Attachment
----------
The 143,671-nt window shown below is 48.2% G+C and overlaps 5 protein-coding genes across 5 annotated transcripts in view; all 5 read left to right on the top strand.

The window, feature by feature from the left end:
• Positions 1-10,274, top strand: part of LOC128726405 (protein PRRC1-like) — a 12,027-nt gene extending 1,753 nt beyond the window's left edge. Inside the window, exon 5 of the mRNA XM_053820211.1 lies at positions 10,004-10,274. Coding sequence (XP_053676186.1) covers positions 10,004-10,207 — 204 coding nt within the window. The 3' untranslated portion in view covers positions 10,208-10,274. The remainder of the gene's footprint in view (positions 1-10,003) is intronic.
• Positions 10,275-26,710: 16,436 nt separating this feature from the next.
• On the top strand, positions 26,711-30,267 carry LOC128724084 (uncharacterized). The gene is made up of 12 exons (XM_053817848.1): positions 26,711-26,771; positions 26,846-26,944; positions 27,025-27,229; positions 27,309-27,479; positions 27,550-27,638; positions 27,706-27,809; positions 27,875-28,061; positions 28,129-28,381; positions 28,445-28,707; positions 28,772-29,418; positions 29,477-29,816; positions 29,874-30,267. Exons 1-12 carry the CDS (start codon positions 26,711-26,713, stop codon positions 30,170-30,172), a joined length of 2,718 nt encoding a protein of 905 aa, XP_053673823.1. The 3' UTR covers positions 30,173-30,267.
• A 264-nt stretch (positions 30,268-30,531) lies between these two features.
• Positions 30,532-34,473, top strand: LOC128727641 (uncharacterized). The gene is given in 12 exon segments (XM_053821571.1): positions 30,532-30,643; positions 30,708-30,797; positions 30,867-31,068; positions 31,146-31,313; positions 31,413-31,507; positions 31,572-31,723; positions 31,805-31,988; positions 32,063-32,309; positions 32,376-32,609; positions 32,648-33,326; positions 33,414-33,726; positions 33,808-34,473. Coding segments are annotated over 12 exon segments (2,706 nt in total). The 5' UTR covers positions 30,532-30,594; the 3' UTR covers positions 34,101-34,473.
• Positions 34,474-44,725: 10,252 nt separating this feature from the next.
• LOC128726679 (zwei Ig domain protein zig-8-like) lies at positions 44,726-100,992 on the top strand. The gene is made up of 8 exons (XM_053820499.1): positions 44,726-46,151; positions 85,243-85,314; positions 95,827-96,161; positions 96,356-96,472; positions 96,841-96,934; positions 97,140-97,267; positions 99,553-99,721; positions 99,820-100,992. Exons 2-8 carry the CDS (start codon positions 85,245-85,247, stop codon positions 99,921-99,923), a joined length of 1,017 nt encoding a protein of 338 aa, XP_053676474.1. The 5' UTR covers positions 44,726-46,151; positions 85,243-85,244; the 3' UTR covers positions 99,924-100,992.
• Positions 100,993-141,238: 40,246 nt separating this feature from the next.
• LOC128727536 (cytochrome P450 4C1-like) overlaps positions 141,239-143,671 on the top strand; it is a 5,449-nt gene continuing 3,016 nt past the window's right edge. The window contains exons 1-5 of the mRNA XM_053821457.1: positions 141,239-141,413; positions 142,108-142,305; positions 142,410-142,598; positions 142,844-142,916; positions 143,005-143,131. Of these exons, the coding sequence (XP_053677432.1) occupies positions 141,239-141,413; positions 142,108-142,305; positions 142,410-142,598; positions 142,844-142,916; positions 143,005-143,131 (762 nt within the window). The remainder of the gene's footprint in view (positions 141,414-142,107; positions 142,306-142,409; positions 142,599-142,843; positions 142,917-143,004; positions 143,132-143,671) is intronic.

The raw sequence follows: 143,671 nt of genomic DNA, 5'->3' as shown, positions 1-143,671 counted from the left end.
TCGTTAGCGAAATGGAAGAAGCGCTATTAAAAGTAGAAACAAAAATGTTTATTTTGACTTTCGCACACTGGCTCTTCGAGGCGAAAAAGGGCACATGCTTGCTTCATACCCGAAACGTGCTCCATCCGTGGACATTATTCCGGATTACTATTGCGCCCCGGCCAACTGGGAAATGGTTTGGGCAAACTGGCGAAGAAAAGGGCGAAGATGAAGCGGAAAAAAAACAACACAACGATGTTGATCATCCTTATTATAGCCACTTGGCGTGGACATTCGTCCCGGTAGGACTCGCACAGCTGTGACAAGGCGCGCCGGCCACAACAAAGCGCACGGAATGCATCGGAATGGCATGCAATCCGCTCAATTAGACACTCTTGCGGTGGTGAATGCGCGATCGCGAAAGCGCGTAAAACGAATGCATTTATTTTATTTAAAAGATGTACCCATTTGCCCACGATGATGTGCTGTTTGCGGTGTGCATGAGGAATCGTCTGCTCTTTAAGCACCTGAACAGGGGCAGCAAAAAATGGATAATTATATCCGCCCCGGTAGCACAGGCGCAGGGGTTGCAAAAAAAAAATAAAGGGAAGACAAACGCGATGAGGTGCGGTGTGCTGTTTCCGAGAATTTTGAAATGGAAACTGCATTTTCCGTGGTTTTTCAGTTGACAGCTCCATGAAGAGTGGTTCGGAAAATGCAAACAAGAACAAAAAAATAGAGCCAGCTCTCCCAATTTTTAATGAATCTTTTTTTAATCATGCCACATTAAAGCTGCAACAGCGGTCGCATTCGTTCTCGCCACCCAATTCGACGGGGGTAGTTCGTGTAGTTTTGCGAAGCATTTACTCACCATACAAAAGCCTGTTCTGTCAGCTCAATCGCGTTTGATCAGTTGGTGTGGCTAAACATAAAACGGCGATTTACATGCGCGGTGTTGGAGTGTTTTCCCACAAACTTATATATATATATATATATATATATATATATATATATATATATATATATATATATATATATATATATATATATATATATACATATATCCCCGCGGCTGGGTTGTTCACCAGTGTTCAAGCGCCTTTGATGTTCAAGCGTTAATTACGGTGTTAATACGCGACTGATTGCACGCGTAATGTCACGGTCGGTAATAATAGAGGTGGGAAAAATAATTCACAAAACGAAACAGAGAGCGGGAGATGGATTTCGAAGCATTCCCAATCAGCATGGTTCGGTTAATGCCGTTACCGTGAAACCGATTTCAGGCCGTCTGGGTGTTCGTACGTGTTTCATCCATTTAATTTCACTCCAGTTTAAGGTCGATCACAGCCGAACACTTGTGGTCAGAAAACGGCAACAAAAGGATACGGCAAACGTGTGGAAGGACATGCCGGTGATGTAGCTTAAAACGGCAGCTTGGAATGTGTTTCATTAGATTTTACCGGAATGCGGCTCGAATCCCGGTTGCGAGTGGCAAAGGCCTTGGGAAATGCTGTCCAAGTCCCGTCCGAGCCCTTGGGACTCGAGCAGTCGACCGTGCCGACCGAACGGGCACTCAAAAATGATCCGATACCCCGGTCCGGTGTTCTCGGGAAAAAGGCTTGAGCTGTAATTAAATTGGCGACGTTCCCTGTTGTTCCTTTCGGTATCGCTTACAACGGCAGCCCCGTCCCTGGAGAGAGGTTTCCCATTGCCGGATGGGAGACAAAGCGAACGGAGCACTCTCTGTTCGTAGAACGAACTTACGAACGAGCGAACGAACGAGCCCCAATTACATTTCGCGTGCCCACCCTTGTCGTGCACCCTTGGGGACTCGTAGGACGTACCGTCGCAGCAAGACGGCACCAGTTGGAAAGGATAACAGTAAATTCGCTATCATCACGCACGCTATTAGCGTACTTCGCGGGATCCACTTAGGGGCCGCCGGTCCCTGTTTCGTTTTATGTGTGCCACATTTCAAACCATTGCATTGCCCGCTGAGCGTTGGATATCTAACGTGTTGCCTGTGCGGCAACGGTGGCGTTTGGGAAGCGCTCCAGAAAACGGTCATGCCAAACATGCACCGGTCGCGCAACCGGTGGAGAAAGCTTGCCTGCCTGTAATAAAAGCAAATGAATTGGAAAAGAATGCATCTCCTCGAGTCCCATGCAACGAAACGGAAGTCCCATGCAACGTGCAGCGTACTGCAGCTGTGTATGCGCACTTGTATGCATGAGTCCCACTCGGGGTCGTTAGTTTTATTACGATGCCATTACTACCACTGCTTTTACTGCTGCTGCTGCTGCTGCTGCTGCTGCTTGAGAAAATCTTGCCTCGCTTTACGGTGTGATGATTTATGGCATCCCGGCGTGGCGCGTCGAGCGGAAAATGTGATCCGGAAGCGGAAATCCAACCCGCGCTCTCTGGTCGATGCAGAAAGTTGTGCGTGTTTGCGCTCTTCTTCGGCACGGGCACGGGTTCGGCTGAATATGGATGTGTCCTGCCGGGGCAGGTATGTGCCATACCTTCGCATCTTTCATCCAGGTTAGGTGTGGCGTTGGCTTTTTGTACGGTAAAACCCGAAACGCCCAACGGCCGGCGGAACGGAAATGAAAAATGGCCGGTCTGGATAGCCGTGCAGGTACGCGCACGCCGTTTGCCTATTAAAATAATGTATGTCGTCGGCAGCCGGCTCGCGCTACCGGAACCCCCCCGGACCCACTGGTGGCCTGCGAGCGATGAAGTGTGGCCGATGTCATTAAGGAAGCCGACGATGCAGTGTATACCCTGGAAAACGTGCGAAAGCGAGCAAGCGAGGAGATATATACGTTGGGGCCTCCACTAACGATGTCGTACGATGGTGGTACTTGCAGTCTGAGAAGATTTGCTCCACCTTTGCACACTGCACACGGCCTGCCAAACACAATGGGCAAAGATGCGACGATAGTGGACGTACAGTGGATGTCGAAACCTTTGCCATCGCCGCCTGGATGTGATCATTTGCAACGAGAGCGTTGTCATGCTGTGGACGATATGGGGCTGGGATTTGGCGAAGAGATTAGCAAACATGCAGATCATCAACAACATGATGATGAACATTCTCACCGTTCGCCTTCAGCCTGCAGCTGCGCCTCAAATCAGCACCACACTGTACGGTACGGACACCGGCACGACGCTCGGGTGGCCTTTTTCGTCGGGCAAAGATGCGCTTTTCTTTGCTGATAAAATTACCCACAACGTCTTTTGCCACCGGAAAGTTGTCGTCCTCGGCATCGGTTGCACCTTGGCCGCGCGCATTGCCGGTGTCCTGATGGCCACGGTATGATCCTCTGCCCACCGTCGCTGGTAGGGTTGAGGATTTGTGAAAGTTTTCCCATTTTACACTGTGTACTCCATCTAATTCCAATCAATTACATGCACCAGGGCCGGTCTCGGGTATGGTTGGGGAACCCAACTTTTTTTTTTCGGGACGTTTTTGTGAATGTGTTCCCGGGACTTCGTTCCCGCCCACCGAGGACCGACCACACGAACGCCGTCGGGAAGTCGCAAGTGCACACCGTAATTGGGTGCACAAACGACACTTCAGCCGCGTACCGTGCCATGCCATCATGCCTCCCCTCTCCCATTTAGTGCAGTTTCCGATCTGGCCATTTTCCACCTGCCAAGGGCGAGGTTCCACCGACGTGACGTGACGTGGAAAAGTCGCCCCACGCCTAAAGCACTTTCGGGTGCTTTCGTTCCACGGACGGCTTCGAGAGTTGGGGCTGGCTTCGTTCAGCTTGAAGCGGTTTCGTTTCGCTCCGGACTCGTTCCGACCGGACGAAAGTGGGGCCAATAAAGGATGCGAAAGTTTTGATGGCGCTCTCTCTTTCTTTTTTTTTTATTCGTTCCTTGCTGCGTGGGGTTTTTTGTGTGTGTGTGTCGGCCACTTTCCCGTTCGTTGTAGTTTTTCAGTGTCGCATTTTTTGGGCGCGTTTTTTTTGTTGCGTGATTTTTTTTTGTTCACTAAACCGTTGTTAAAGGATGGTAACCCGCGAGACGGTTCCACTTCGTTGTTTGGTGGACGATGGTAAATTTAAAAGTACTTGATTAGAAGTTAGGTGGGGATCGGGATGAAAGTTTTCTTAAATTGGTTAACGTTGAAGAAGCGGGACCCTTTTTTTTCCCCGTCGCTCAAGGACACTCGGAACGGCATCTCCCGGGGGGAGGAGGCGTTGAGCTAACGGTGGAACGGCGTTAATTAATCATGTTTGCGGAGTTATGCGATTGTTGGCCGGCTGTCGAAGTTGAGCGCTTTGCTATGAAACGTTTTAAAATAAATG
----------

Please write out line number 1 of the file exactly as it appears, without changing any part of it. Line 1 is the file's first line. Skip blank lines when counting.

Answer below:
The 143,671-nt window shown below is 48.2% G+C and overlaps 5 protein-coding genes across 5 annotated transcripts in view; all 5 read left to right on the top strand.